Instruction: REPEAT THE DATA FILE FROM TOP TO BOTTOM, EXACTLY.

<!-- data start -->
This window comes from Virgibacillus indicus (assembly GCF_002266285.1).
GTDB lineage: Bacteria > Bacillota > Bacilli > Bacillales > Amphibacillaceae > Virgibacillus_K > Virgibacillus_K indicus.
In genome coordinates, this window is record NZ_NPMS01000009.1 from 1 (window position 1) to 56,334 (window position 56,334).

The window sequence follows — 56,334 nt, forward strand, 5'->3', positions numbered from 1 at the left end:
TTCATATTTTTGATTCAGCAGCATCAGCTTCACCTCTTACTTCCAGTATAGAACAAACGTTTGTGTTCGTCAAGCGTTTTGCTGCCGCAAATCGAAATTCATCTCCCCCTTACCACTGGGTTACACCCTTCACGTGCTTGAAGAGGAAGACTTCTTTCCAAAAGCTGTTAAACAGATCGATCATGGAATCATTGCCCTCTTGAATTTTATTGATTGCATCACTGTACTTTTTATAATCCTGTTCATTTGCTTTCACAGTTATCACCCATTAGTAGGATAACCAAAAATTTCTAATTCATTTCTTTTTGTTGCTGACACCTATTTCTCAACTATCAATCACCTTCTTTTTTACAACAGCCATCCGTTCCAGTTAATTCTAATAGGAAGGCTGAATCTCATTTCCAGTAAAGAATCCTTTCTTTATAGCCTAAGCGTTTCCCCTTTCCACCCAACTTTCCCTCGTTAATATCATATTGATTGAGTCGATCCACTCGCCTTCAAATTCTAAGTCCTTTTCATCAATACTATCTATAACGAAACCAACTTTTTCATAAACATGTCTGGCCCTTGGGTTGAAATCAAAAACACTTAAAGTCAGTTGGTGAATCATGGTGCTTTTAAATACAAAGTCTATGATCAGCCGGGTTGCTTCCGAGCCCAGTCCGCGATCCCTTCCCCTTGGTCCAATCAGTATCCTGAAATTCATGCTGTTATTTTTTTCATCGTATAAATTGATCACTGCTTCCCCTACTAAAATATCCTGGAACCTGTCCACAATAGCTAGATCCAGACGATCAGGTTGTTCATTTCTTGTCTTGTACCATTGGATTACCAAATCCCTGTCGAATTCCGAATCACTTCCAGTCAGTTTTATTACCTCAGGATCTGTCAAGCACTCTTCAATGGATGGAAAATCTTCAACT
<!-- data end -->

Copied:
This window comes from Virgibacillus indicus (assembly GCF_002266285.1).
GTDB lineage: Bacteria > Bacillota > Bacilli > Bacillales > Amphibacillaceae > Virgibacillus_K > Virgibacillus_K indicus.
In genome coordinates, this window is record NZ_NPMS01000009.1 from 1 (window position 1) to 56,334 (window position 56,334).

The window sequence follows — 56,334 nt, forward strand, 5'->3', positions numbered from 1 at the left end:
TTCATATTTTTGATTCAGCAGCATCAGCTTCACCTCTTACTTCCAGTATAGAACAAACGTTTGTGTTCGTCAAGCGTTTTGCTGCCGCAAATCGAAATTCATCTCCCCCTTACCACTGGGTTACACCCTTCACGTGCTTGAAGAGGAAGACTTCTTTCCAAAAGCTGTTAAACAGATCGATCATGGAATCATTGCCCTCTTGAATTTTATTGATTGCATCACTGTACTTTTTATAATCCTGTTCATTTGCTTTCACAGTTATCACCCATTAGTAGGATAACCAAAAATTTCTAATTCATTTCTTTTTGTTGCTGACACCTATTTCTCAACTATCAATCACCTTCTTTTTTACAACAGCCATCCGTTCCAGTTAATTCTAATAGGAAGGCTGAATCTCATTTCCAGTAAAGAATCCTTTCTTTATAGCCTAAGCGTTTCCCCTTTCCACCCAACTTTCCCTCGTTAATATCATATTGATTGAGTCGATCCACTCGCCTTCAAATTCTAAGTCCTTTTCATCAATACTATCTATAACGAAACCAACTTTTTCATAAACATGTCTGGCCCTTGGGTTGAAATCAAAAACACTTAAAGTCAGTTGGTGAATCATGGTGCTTTTAAATACAAAGTCTATGATCAGCCGGGTTGCTTCCGAGCCCAGTCCGCGATCCCTTCCCCTTGGTCCAATCAGTATCCTGAAATTCATGCTGTTATTTTTTTCATCGTATAAATTGATCACTGCTTCCCCTACTAAAATATCCTGGAACCTGTCCACAATAGCTAGATCCAGACGATCAGGTTGTTCATTTCTTGTCTTGTACCATTGGATTACCAAATCCCTGTCGAATTCCGAATCACTTCCAGTCAGTTTTATTACCTCAGGATCTGTCAAGCACTCTTCAATGGATGGAAAATCTTCAACT